Brain Science, Taylor Swift Make Case for a Marketing MixDecember 5, 2010
It is often easy to assume that new will always trump old. This is not a novel concept; in fact, it holds true in many situations. A recent study conducted by Millward Brown got us thinking: What are the scenarios where the above belief fails? What can we learn about the role of the old when new options emerge?
The study found differences in the brain’s response to physical media versus its virtual counterparts, using direct mail and digital messaging as stimulus for test subjects under brain scans. Among the findings:
- Physical material involves more emotional processing, which is important for memory and brand associations.
- Physical materials produced more brain responses connected with internal feelings, suggesting greater “internalization” of messages.
This is not to say there aren’t great benefits to digital media (many of which will be explored in this blog), but it does give us some reason to think about the how advertising mediums can serve different needs.
Let’s use music as an example; the mp3 is currently THE format for music distribution. It is cheaper to produce, cheaper to distribute than CD or vinyl. For consumers, it is easier to store and infinitely more portable. Functionally, it is a “better” solution, but perhaps not completely. The emotional component, Millward Brown suggests, doesn’t necessarily translate.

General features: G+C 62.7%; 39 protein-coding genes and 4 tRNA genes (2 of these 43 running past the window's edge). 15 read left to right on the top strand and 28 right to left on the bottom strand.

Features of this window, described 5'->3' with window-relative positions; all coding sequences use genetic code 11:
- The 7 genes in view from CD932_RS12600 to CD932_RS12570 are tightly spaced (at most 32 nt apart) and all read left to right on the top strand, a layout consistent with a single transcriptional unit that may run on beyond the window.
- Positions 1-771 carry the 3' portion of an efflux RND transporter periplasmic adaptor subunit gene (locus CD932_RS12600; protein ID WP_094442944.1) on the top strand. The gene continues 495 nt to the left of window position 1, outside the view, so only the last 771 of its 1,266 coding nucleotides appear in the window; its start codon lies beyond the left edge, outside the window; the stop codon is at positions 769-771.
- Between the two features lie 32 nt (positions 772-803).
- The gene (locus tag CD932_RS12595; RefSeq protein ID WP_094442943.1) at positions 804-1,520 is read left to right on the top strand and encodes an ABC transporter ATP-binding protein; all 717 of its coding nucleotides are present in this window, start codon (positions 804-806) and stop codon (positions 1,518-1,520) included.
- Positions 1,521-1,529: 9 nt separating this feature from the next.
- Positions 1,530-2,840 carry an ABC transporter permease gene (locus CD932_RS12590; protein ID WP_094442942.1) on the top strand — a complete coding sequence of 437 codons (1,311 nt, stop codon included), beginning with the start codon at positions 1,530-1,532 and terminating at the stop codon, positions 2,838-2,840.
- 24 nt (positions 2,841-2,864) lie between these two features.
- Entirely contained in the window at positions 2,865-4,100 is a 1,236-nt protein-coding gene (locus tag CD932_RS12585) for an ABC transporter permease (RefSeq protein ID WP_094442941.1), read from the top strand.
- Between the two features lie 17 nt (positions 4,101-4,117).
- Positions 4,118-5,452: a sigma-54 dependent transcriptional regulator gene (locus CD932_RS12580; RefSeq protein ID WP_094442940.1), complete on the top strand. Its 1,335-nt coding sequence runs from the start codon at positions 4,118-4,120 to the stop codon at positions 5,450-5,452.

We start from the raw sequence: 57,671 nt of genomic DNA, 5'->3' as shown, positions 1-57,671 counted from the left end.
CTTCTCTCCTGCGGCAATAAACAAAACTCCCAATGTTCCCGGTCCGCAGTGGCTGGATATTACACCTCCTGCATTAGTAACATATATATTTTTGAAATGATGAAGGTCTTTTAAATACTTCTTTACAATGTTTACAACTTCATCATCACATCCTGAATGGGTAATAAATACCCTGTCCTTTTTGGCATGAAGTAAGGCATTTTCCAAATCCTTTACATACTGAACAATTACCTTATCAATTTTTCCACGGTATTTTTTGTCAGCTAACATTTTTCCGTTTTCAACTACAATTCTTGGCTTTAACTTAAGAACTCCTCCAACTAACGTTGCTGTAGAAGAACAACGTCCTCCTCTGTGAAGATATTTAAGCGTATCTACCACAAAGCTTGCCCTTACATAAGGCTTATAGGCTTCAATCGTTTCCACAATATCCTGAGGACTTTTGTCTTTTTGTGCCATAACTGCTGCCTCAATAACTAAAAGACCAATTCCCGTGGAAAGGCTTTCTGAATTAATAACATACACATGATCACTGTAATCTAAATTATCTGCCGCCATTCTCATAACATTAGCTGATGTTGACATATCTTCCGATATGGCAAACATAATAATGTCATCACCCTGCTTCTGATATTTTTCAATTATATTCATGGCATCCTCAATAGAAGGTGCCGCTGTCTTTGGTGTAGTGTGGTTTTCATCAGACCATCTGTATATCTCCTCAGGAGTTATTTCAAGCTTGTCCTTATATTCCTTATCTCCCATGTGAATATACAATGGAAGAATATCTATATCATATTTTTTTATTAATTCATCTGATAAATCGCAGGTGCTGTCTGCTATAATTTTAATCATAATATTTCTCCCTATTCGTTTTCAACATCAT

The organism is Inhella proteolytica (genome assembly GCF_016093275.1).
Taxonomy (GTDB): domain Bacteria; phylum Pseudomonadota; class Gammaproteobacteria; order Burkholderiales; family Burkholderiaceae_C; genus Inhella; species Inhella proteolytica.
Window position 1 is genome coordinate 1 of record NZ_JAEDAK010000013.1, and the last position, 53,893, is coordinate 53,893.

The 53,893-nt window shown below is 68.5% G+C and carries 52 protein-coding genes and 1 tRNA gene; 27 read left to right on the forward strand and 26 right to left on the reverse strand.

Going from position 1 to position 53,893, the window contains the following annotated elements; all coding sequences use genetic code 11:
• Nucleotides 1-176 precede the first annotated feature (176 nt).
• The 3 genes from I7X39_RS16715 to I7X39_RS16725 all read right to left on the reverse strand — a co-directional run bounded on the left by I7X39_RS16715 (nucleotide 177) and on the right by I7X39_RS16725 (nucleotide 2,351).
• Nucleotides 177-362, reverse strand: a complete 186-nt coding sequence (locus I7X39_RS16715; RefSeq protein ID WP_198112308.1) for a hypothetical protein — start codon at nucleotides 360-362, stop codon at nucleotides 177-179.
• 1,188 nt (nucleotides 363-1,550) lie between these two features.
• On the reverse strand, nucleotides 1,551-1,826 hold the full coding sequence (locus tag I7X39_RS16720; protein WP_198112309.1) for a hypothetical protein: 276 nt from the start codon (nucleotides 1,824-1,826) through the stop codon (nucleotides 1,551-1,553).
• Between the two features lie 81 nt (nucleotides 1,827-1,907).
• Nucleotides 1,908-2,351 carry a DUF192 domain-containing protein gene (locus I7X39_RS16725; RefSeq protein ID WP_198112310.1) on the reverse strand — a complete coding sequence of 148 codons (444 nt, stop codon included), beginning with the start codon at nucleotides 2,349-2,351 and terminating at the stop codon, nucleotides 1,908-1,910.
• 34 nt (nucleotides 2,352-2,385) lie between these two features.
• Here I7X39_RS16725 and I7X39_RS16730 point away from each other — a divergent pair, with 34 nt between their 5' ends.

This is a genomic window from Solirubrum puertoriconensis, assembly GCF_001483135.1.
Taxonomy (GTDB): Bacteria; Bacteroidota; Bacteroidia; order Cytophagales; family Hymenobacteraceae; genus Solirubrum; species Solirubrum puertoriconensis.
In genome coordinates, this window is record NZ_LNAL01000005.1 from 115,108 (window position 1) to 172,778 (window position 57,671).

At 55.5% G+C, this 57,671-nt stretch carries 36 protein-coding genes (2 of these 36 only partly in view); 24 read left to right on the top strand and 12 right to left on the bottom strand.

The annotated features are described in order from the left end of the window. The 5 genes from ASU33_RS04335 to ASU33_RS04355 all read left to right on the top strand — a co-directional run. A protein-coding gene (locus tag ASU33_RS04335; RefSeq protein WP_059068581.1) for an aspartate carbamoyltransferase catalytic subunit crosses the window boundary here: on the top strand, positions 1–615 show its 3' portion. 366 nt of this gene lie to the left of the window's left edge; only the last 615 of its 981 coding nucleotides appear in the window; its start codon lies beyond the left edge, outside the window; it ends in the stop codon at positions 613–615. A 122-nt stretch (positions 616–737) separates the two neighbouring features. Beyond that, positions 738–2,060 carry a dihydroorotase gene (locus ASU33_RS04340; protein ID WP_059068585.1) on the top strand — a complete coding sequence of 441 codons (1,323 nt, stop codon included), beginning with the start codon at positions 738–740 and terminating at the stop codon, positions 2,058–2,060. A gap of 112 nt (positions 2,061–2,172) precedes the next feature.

This finding is reinforced by legions of die-hard vinyl record collectors. We have even heard as much recently from the young country music star Taylor Swift, who told Entertainment Weekly about her choice to release a vinyl version of her latest album:
“[It] is really important to me… I’m so in love with the concept of an album — a collection of memories from your life. It’s a piece of you. Buying them on vinyl is just taking that one step further.”
Clearly, Swift doesn’t discount the value of digital distribution (she sits atop the iTunes charts), but she acknowledges a different purpose for releasing the vinyl version – to document a moment in time with a keepsake.
For a small but not insignificant portion of Swift’s audience, vinyl cements that bond between audience and entertainer.
This is an important lesson for all businesses. Understanding how each product or message opportunity you have can function differently in your customer’s eyes can create results bigger than the sum of their parts. They may click your online coupon simply to take advantage of a good deal, but perhaps it’s their response to your catalog or a print ad that increases loyalty or encourages brand advocates.
Discovering the right mix to achieve that goal takes hard work, some expertise and a little bit of serendipity. Our team is working hard to find those proportions throughout our portfolio on behalf of businesses across Chicagoland.